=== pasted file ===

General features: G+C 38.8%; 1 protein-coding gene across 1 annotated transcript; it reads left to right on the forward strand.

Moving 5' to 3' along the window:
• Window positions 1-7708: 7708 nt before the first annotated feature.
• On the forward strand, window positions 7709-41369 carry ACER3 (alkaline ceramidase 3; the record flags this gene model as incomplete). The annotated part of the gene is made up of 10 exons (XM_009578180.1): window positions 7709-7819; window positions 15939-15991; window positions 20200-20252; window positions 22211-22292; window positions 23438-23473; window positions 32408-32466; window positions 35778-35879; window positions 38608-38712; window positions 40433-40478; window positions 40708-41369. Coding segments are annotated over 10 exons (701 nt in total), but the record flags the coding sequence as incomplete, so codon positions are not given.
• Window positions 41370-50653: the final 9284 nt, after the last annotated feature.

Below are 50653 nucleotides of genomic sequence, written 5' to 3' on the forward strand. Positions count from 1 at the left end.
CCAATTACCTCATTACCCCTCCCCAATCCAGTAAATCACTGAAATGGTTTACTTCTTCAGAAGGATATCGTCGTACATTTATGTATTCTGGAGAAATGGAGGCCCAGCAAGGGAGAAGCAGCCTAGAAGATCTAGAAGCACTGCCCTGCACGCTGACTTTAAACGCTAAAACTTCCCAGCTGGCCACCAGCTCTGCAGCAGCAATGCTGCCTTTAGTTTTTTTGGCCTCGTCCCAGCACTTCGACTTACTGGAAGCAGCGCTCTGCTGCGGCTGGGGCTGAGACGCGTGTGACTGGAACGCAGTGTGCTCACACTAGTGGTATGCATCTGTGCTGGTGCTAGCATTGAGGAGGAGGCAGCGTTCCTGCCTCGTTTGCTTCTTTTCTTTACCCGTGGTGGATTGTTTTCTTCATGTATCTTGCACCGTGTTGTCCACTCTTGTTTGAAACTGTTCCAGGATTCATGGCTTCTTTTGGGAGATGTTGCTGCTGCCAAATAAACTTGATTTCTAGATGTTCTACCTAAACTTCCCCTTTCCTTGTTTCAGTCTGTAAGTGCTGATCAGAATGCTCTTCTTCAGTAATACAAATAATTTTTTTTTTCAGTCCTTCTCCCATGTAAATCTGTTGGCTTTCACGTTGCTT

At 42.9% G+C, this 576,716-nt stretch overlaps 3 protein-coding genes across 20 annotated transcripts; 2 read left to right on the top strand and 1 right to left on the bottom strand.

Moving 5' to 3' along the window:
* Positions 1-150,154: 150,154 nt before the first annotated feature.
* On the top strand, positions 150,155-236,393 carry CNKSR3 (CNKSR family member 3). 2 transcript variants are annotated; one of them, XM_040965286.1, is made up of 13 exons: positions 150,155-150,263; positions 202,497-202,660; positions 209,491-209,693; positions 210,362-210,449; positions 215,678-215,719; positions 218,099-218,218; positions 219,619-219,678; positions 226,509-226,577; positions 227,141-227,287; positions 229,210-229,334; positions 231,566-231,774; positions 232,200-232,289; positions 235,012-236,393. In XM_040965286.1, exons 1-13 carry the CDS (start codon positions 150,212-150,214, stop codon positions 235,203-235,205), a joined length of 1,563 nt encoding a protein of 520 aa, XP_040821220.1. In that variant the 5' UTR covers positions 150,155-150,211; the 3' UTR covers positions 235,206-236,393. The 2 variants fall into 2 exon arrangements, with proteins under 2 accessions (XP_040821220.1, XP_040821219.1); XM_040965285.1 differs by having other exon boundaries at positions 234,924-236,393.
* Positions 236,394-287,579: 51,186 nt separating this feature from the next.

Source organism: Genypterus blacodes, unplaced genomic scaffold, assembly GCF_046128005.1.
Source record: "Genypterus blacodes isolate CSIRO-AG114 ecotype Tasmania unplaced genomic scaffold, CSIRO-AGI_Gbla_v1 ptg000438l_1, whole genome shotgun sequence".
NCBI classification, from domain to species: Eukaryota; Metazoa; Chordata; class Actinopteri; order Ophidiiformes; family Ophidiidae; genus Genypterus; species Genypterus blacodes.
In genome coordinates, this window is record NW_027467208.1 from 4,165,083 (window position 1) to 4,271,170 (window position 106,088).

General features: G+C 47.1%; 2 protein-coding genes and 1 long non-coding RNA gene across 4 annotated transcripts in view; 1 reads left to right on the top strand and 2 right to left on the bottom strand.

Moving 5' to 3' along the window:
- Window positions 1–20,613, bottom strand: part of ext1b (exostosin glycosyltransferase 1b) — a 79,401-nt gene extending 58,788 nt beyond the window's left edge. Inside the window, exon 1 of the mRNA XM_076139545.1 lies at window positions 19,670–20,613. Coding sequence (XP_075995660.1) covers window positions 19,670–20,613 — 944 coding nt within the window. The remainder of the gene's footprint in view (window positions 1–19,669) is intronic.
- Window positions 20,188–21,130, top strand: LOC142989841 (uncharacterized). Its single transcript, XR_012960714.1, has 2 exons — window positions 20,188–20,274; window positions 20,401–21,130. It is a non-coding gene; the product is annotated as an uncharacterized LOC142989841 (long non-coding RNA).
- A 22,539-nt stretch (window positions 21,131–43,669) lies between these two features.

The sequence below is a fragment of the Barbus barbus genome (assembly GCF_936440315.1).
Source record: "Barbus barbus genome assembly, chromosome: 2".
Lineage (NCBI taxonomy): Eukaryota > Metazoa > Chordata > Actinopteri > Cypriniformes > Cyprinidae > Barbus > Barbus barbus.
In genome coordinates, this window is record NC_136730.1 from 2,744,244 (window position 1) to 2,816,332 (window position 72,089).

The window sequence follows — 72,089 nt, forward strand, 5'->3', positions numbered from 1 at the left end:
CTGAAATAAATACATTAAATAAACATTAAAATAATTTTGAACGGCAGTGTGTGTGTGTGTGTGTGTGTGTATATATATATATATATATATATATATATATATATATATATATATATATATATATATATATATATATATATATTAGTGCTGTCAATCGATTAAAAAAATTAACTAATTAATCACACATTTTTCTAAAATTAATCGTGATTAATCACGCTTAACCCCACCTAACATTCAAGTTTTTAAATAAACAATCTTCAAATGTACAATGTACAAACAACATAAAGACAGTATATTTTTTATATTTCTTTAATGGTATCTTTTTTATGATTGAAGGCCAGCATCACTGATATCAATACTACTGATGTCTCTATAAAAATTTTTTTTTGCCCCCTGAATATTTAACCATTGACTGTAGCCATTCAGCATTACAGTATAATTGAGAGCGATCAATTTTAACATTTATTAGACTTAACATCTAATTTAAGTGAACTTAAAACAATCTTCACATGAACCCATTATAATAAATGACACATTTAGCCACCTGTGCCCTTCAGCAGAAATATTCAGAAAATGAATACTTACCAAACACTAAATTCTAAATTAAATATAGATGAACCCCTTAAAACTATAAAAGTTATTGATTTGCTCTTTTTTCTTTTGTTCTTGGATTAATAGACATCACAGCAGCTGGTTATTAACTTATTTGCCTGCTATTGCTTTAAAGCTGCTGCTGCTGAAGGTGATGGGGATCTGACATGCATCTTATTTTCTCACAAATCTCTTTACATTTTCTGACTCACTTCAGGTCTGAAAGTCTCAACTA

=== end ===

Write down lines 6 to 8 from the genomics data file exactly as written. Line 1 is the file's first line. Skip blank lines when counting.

Below are 50653 nucleotides of genomic sequence, written 5' to 3' on the forward strand. Positions count from 1 at the left end.
CCAATTACCTCATTACCCCTCCCCAATCCAGTAAATCACTGAAATGGTTTACTTCTTCAGAAGGATATCGTCGTACATTTATGTATTCTGGAGAAATGGAGGCCCAGCAAGGGAGAAGCAGCCTAGAAGATCTAGAAGCACTGCCCTGCACGCTGACTTTAAACGCTAAAACTTCCCAGCTGGCCACCAGCTCTGCAGCAGCAATGCTGCCTTTAGTTTTTTTGGCCTCGTCCCAGCACTTCGACTTACTGGAAGCAGCGCTCTGCTGCGGCTGGGGCTGAGACGCGTGTGACTGGAACGCAGTGTGCTCACACTAGTGGTATGCATCTGTGCTGGTGCTAGCATTGAGGAGGAGGCAGCGTTCCTGCCTCGTTTGCTTCTTTTCTTTACCCGTGGTGGATTGTTTTCTTCATGTATCTTGCACCGTGTTGTCCACTCTTGTTTGAAACTGTTCCAGGATTCATGGCTTCTTTTGGGAGATGTTGCTGCTGCCAAATAAACTTGATTTCTAGATGTTCTACCTAAACTTCCCCTTTCCTTGTTTCAGTCTGTAAGTGCTGATCAGAATGCTCTTCTTCAGTAATACAAATAATTTTTTTTTTCAGTCCTTCTCCCATGTAAATCTGTTGGCTTTCACGTTGCTT

At 42.9% G+C, this 576,716-nt stretch overlaps 3 protein-coding genes across 20 annotated transcripts; 2 read left to right on the top strand and 1 right to left on the bottom strand.